Microbubble-enhanced cavitation for noninvasive ultrasound surgery

Binh C. Tran, Jongbum Seo, Timothy L. Hall, J. Brian Fowlkes, Charles A. Cain

Research output: Contribution to journalArticlepeer-review

150 Citations (Scopus)

Abstract

Experiments were conducted to explore the potential of stabilized microbubbles for aiding tissue ablation during ultrasound therapy. Surgically exteriorized canine kidneys were irradiated in situ using single exposures of focused ultrasound. In each experiment, up to eight separate exposures were placed in the left kidney. The right kidney was then similarly exposed, but while an ultrasound contrast agent was continually infused. Kidneys were sectioned and examined for gross observable tissue damage. Tissue damage was produced more frequently, by lower intensity and shorter duration exposures, in kidneys irradiated with the contrast agent present. Using 250-ms exposures, the minimum intensity that produced damage was lower in kidneys with microbubbles than those without (controls) in 10 of 11 (91%) animals. In a separate study using ∼3200 W/cm2 exposures, the minimum duration that produced damage was shorter after microbubbles were introduced in 11 of 12 (92%) animals. With microbubbles, gross observable tissue damage was produced with exposure intensity ≥∼800 W/cm2 and exposure duration ≥10 μs. The overall intensity and duration tissue damage thresholds were reduced by ∼2x and ∼100x, respectively. Results indicate that acoustic cavitation is a primary damage mechanism. Lowering in vivo tissue damage thresholds with stabilized microbubbles acting as cavitation nuclei may make acoustic cavitation a more predictable, and thus practical, mechanism for noninvasive ultrasound surgery.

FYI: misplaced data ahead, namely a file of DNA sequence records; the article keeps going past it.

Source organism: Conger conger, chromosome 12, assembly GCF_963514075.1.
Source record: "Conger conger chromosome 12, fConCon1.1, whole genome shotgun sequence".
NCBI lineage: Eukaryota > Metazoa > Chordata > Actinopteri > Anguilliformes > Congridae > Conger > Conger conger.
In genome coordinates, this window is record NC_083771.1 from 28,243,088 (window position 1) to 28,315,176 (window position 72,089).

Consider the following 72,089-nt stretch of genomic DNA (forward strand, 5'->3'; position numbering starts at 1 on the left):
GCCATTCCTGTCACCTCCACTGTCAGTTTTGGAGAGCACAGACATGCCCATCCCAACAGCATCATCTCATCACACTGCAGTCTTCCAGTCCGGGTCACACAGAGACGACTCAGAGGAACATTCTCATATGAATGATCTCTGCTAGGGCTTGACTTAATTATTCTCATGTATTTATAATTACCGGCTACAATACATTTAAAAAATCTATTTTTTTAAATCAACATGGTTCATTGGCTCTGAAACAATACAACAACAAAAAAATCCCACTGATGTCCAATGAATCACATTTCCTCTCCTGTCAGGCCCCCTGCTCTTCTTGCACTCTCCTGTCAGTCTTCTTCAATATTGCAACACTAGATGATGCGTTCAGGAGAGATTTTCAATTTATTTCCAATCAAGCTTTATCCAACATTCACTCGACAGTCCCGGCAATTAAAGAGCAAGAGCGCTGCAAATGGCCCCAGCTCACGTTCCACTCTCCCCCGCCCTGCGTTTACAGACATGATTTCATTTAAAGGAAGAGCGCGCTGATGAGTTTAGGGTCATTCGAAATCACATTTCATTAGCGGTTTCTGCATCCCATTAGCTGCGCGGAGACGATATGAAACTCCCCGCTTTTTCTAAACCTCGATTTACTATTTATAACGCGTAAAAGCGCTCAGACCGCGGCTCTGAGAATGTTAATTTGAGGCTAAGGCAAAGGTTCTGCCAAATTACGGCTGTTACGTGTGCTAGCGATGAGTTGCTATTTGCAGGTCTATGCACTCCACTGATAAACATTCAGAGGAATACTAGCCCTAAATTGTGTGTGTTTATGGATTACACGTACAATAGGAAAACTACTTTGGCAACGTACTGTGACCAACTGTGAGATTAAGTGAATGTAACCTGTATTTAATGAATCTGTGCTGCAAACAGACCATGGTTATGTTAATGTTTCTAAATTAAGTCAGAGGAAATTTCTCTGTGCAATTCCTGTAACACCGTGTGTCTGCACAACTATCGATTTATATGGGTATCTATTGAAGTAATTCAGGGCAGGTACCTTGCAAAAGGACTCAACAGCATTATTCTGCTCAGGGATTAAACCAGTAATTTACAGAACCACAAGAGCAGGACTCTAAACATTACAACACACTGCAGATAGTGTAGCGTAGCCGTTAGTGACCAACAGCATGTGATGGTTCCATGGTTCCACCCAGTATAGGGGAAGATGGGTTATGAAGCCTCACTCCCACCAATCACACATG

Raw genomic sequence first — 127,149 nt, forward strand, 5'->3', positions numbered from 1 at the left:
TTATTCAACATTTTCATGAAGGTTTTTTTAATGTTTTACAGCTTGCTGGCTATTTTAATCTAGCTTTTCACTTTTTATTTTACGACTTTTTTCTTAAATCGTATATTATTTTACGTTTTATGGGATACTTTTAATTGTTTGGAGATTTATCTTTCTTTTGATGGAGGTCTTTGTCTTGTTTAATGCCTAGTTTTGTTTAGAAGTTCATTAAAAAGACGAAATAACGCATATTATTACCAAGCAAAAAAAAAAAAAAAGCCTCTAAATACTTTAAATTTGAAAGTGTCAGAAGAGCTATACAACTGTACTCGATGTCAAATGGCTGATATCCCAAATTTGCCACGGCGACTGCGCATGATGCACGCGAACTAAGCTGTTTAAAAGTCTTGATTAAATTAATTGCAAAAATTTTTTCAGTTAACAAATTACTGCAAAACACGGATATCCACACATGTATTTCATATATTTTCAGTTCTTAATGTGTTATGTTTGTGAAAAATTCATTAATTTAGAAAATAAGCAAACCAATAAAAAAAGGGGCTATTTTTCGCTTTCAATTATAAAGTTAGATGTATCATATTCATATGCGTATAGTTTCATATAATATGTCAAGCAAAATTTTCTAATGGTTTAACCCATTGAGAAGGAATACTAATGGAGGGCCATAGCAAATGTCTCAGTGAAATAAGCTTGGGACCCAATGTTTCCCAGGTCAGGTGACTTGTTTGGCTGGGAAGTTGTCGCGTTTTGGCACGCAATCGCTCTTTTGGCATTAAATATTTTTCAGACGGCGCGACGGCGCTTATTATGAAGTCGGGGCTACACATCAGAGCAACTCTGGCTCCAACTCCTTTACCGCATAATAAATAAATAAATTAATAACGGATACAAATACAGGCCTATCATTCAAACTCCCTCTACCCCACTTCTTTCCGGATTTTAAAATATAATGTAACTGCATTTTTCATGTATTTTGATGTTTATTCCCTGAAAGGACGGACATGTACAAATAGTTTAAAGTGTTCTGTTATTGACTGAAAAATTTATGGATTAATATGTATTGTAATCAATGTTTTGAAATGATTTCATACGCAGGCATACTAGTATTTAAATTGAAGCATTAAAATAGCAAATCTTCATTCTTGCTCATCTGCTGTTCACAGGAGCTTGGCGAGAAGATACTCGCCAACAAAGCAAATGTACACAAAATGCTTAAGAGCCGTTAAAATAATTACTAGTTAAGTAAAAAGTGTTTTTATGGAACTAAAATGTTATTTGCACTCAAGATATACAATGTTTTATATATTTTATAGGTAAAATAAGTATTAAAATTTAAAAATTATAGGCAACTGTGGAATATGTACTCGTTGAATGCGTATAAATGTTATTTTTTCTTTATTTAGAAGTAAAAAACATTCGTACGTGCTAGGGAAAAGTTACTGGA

Original languageEnglish
Pages (from-to)1296-1304
Number of pages9
JournalIEEE Transactions on Ultrasonics, Ferroelectrics, and Frequency Control
Volume50
Issue number10
DOIs
Publication statusPublished - 2003 Oct

Bibliographical note

Funding Information:
Manuscript received October 1, 2002; accepted June 9, 2003. This research has been funded by grants from the Johnson & Johnson Focused Giving Program and the National Institutes of Health RR14450.

All Science Journal Classification (ASJC) codes

  • Instrumentation
  • Acoustics and Ultrasonics
  • Electrical and Electronic Engineering

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